From green screens to results - how North American Lighting changed supply chain planning with Plex

Jon Reed Profile picture for user jreed May 24, 2017
One PowerPlex '17 keynote highlight was hearing from North American Lighting's Judy Nagy on using Plex's new supply chain planning functionality. Offstage, Nagy proved just as outspoken, giving a memorable tale of of moving from "pre-sales great" to actual great - and the type of collaboration and project management it took to get there.

Nagy at PowerPlex 2017 keynote

At PowerPlex 2017, several folks joked to me, "You have to interview Judy Nagy - she's the one that convinced Plex to acquire DemandCaster."

It's never that simple, of course. Jokes aside, a customer is never responsible for a vendor's acquisition. But when someone is repeatedly referred to as a "firecracker," that does make me went to interview them - and I got the chance.

Nagy, who is General Manager at North American Lighting, also had plenty to say on how to drive the culture change such projects invoke.

Green screens aren't a great recruiting tool

This story goes back five years. Replacing North American Lighting's ERP system became an imperative:

I knew that we needed a new ERP system, because ours was implemented in 1993. Like I used to say as I was going through this, "How many of you - raise your hands - are using cameras or phones from 1993?" Obviously, no hands would go up. I go, "Yet, we're using software from '93."

Green screens aren't good for luring talent:

How do you think that looks to young people who come off the street? Green screens. They've never seen anything like it. And I said, "This is a problem."

Nagy began her research, garnering support from executives and getting their referrals as well. It was North American Lighting's audit firm that first said to Nagy, "You ought to look at Plex." Mike Kramer from Plex also reached out to Nagy around that time. Four years ago in Grand Rapids, Nagy went to her first PowerPlex, to kick tires for herself. She was surprised:

I'd heard of Plex in '95, and I thought it was like a little niche player. I was like, "Eh. It's probably not going to work for us." But when I went to Grand Rapids. I was blown away by what Plex had become. I said, "We've definitely got to look at this."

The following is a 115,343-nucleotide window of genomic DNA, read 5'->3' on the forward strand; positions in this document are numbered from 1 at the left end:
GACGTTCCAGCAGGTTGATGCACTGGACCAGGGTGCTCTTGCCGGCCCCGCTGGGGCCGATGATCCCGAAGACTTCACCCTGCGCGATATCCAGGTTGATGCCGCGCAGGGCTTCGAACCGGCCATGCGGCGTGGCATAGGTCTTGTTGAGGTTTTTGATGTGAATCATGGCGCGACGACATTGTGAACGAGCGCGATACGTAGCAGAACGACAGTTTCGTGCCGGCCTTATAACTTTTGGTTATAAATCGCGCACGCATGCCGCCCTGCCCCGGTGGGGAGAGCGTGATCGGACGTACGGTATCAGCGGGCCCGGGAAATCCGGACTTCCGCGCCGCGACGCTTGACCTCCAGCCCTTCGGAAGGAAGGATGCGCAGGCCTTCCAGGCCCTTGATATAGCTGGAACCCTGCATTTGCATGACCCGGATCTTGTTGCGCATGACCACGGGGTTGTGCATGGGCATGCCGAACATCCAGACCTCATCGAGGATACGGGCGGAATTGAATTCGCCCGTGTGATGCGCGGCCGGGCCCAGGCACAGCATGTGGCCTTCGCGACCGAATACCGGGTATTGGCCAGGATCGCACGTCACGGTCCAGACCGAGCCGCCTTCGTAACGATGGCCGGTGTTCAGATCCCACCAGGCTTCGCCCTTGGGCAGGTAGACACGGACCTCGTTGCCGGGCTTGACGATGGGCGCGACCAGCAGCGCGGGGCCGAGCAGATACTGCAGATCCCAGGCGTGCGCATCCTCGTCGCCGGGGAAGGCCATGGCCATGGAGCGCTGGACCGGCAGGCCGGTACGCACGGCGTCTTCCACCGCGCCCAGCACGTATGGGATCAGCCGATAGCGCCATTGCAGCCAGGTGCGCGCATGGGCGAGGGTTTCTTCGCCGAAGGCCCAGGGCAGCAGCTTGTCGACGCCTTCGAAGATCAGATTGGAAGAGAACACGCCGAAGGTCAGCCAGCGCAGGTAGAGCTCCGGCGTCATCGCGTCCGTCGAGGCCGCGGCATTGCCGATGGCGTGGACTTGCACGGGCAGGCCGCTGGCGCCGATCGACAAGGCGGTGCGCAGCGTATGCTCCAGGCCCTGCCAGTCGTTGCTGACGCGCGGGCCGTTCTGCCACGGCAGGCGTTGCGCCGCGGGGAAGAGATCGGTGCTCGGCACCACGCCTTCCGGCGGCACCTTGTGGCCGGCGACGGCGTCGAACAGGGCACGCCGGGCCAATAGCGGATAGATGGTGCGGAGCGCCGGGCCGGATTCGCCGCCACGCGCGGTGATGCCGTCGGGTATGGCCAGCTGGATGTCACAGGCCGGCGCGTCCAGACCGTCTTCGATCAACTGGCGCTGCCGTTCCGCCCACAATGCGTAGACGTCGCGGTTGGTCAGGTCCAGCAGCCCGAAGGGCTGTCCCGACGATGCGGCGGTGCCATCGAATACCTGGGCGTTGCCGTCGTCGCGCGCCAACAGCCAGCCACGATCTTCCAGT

Nagy didn't skimp on due diligence - it took her a year to go evaluate options and chart internal processes:

I diagrammed every process and identified pain points in the process. Then I quantified all that. Then I dollarized it.

The Plex decision - supply chain planning was a must

Eventually, it came down to two finalists, Plex and SAP. SAP had one advantage over Plex - they had a PLM tool:

Plex didn't have that, but I felt we could go from 28 systems, which is what we had, down to two, which would be pretty good.

There was still a huge obstacle for Plex to overcome: deep supply chain functionality was a dealbreaker. The good news for Plex? They already had a partnership with DemandCaster. That worked for Nagy: "They brought that in and we loved it."

From "pre-sales great" to go-live

Judy Nagy
Nagy at PowerPlex

This was October 2015, nine months before Plex would acquire DemandCaster. But it wasn't all gardens and roses. Nagy dropped a classic line: DemandCaster looked great in the demos, but for North American Lighting's needs, it was "pre-sales great." Translation: lots of fine tuning ahead, more than Nagy had bargained for:

It's great now, but it took us over a year to get it where we needed. It wasn't really integrated yet... there was a lot to do.

It took a lot of work to get beyond "pre-sales great" to "working great." Along the way to go-live, Nagy's decision was validated when Plex acquired DemandCaster:

We were thrilled by that, because we were like, "All right. Now one throat to choke. Let's go."

The first plant went live in April of 2016, but that was with Plex ERP only. The planning part was still a work in progress: